One thing after another went wrong when printing out the pattern for the printable roof shingles.   It had nothing to do with pattern.   First thing that happened is I ran out of ink in printer!!    Not completely out, but ink was low enough that when I printed 3 more sheets of the shingle pattern, it came out a noticeably different color than the sheets that are already glued to roof..  Well, that just won't do!

I live in a small town and can't buy any ink it's a trip into the city or wait for mail order.   So I went into city and got more ink.   I also bought some more matte spray to coat the printed pages.

That went wrong too.    I got more sheets of the shingle pattern printed out OK.    Sprayed them with a sealer  so ink wouldn't run....let that dry.   Well, I must have been using wrong stuff, because, when the finish dried, it wasn't completely clear.    It left a whitish, powdery-looking residue.  Very noticeable.  

At that point I lost my patience!     I had already used up a lot of ink printing out a lot of pages and didn't want to experiment any more!    My word of advice!   Do some test prints.   Make sure you have plenty of ink in printer....and spray a sample with your clear coat/sealer spray before using it on your final product.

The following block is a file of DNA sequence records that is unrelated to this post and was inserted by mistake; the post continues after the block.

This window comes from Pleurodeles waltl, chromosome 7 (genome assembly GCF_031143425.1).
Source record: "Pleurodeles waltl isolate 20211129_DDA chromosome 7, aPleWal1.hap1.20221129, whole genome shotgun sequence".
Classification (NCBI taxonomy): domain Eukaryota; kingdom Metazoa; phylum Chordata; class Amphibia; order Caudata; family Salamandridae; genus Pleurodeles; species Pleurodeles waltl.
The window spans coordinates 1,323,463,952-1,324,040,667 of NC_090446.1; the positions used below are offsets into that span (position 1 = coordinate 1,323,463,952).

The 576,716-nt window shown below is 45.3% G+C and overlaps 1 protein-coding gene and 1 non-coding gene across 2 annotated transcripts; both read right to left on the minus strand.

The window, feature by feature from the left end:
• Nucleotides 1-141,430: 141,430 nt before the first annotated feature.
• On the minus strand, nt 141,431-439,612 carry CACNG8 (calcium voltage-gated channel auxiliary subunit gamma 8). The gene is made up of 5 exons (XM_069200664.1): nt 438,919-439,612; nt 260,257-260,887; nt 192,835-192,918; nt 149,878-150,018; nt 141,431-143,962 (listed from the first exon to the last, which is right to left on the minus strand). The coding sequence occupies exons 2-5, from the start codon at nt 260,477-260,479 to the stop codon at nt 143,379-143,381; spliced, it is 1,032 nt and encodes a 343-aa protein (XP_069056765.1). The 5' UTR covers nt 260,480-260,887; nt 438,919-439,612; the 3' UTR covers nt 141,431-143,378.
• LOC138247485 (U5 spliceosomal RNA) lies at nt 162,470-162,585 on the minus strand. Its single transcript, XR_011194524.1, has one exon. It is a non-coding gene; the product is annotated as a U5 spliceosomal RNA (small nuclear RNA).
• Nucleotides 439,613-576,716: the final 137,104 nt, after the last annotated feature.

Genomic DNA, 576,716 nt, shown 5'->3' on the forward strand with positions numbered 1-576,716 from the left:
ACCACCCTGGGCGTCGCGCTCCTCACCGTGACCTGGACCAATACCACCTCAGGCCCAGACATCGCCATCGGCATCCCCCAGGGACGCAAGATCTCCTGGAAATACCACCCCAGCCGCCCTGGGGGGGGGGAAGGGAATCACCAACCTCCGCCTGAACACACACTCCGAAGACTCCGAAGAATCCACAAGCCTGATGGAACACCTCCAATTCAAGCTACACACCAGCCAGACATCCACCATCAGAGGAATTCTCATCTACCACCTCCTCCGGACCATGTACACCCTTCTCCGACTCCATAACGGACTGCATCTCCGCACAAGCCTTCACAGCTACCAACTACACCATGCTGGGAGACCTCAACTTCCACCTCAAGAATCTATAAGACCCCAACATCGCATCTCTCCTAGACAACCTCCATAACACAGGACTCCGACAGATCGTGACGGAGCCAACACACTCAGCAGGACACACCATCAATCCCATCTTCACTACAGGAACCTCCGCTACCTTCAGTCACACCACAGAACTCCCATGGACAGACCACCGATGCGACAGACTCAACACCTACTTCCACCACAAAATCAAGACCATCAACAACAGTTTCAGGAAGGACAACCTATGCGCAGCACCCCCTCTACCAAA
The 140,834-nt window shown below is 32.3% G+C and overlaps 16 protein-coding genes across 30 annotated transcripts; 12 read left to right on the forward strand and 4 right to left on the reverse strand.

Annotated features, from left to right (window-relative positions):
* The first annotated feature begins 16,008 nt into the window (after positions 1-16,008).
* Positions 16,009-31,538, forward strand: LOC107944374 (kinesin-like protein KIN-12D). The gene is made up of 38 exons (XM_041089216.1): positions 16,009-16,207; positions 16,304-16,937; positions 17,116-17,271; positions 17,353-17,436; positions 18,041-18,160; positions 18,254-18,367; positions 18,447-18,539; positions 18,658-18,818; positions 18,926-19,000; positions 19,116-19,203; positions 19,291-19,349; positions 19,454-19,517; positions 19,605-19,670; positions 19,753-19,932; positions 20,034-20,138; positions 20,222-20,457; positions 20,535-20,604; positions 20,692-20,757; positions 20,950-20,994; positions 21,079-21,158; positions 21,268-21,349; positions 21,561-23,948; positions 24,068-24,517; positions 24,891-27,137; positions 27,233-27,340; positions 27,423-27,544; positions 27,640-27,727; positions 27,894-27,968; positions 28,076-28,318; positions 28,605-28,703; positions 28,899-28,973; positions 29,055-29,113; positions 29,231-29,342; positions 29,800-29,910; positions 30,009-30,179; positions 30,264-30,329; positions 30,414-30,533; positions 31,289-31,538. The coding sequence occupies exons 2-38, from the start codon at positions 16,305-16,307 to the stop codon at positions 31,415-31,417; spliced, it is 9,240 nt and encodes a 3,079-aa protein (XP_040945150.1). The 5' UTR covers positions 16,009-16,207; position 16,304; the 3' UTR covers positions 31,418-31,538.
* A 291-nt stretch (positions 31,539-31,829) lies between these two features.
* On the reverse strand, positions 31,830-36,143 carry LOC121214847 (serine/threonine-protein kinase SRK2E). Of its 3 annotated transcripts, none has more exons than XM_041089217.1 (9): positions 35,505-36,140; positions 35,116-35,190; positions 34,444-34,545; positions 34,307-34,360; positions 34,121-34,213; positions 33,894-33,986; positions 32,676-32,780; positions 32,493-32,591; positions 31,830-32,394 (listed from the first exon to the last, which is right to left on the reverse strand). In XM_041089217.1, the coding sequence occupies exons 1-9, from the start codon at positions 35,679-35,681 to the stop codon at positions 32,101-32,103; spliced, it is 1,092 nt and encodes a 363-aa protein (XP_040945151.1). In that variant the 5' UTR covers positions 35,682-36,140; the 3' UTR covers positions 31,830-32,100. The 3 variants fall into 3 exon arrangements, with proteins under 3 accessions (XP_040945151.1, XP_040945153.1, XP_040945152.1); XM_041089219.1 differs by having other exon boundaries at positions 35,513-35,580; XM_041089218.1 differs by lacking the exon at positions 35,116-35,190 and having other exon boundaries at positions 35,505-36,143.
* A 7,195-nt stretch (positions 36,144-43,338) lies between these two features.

My decision was to START OVER and paint faux roof shingles instead of using printables for roofing.   I haven't given up on using printables, I just won't use them on the roof.    So guess what the next step is, yep!  I have to pull off the shingles I've already glued on.   That may take a while!!!

Removing printed shingles from roof!

Tip:   If you have to do this....wet the paper well.  It will remove easier.  If you have some fabric softener, dilute it in water and try it.   It may soften glue faster.  (I had used diluted Elmer's White Glue as sort of a wallpaper paste.)

Saturday, September 11, 2010

Blog is silent today....

To honor and remember all those innocent people who were murdered on 9/11...

Thursday, September 9, 2010

Which glue should I use?